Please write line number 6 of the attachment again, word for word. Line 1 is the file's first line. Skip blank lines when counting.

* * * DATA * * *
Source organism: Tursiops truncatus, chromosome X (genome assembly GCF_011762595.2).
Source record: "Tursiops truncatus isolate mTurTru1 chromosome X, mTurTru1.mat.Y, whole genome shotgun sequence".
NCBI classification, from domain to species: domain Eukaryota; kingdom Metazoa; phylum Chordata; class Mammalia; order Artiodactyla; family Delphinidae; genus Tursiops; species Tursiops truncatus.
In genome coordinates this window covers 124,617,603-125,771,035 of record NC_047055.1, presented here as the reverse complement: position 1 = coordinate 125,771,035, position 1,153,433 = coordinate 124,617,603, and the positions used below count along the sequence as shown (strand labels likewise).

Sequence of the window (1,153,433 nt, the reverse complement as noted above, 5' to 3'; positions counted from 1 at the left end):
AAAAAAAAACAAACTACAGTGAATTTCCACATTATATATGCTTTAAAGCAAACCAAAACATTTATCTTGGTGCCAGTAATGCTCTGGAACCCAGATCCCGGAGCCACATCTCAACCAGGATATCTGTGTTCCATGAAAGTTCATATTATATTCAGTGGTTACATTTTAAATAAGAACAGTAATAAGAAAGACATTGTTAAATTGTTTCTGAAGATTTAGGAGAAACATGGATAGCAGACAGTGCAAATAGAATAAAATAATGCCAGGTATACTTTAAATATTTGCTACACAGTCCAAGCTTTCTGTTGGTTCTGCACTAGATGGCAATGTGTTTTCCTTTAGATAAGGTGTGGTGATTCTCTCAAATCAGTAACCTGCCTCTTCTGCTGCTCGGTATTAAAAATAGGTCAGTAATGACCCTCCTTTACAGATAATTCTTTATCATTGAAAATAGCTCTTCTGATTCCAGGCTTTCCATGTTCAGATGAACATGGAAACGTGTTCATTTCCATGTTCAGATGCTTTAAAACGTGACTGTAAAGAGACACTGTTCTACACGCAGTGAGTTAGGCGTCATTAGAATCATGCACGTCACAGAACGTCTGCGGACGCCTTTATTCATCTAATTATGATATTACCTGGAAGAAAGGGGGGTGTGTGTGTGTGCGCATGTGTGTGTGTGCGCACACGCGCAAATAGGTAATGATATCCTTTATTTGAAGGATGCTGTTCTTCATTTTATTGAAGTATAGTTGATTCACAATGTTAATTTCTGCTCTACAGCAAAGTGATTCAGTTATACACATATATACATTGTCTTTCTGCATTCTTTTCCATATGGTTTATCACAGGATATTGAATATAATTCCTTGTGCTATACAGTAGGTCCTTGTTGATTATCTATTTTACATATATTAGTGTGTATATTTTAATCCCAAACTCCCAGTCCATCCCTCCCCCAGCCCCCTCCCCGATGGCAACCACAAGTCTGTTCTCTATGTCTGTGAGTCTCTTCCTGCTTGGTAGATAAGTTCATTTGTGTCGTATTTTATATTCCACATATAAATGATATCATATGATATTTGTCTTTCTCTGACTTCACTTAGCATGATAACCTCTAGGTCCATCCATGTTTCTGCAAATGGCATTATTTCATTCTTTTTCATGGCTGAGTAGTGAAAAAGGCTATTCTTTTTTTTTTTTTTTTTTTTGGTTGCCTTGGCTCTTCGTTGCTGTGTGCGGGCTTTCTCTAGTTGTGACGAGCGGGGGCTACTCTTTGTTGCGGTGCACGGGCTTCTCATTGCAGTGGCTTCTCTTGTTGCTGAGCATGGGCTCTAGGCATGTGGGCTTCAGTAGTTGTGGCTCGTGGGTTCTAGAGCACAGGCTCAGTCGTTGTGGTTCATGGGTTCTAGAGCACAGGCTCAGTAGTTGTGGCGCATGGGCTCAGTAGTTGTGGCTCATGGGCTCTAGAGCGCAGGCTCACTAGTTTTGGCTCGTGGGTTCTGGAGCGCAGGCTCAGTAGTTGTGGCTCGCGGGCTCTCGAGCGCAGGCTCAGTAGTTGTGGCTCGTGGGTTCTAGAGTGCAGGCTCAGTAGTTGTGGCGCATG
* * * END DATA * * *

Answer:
AAAAAAAAACAAACTACAGTGAATTTCCACATTATATATGCTTTAAAGCAAACCAAAACATTTATCTTGGTGCCAGTAATGCTCTGGAACCCAGATCCCGGAGCCACATCTCAACCAGGATATCTGTGTTCCATGAAAGTTCATATTATATTCAGTGGTTACATTTTAAATAAGAACAGTAATAAGAAAGACATTGTTAAATTGTTTCTGAAGATTTAGGAGAAACATGGATAGCAGACAGTGCAAATAGAATAAAATAATGCCAGGTATACTTTAAATATTTGCTACACAGTCCAAGCTTTCTGTTGGTTCTGCACTAGATGGCAATGTGTTTTCCTTTAGATAAGGTGTGGTGATTCTCTCAAATCAGTAACCTGCCTCTTCTGCTGCTCGGTATTAAAAATAGGTCAGTAATGACCCTCCTTTACAGATAATTCTTTATCATTGAAAATAGCTCTTCTGATTCCAGGCTTTCCATGTTCAGATGAACATGGAAACGTGTTCATTTCCATGTTCAGATGCTTTAAAACGTGACTGTAAAGAGACACTGTTCTACACGCAGTGAGTTAGGCGTCATTAGAATCATGCACGTCACAGAACGTCTGCGGACGCCTTTATTCATCTAATTATGATATTACCTGGAAGAAAGGGGGGTGTGTGTGTGTGCGCATGTGTGTGTGTGCGCACACGCGCAAATAGGTAATGATATCCTTTATTTGAAGGATGCTGTTCTTCATTTTATTGAAGTATAGTTGATTCACAATGTTAATTTCTGCTCTACAGCAAAGTGATTCAGTTATACACATATATACATTGTCTTTCTGCATTCTTTTCCATATGGTTTATCACAGGATATTGAATATAATTCCTTGTGCTATACAGTAGGTCCTTGTTGATTATCTATTTTACATATATTAGTGTGTATATTTTAATCCCAAACTCCCAGTCCATCCCTCCCCCAGCCCCCTCCCCGATGGCAACCACAAGTCTGTTCTCTATGTCTGTGAGTCTCTTCCTGCTTGGTAGATAAGTTCATTTGTGTCGTATTTTATATTCCACATATAAATGATATCATATGATATTTGTCTTTCTCTGACTTCACTTAGCATGATAACCTCTAGGTCCATCCATGTTTCTGCAAATGGCATTATTTCATTCTTTTTCATGGCTGAGTAGTGAAAAAGGCTATTCTTTTTTTTTTTTTTTTTTTTGGTTGCCTTGGCTCTTCGTTGCTGTGTGCGGGCTTTCTCTAGTTGTGACGAGCGGGGGCTACTCTTTGTTGCGGTGCACGGGCTTCTCATTGCAGTGGCTTCTCTTGTTGCTGAGCATGGGCTCTAGGCATGTGGGCTTCAGTAGTTGTGGCTCGTGGGTTCTAGAGCACAGGCTCAGTCGTTGTGGTTCATGGGTTCTAGAGCACAGGCTCAGTAGTTGTGGCGCATGGGCTCAGTAGTTGTGGCTCATGGGCTCTAGAGCGCAGGCTCACTAGTTTTGGCTCGTGGGTTCTGGAGCGCAGGCTCAGTAGTTGTGGCTCGCGGGCTCTCGAGCGCAGGCTCAGTAGTTGTGGCTCGTGGGTTCTAGAGTGCAGGCTCAGTAGTTGTGGCGCATG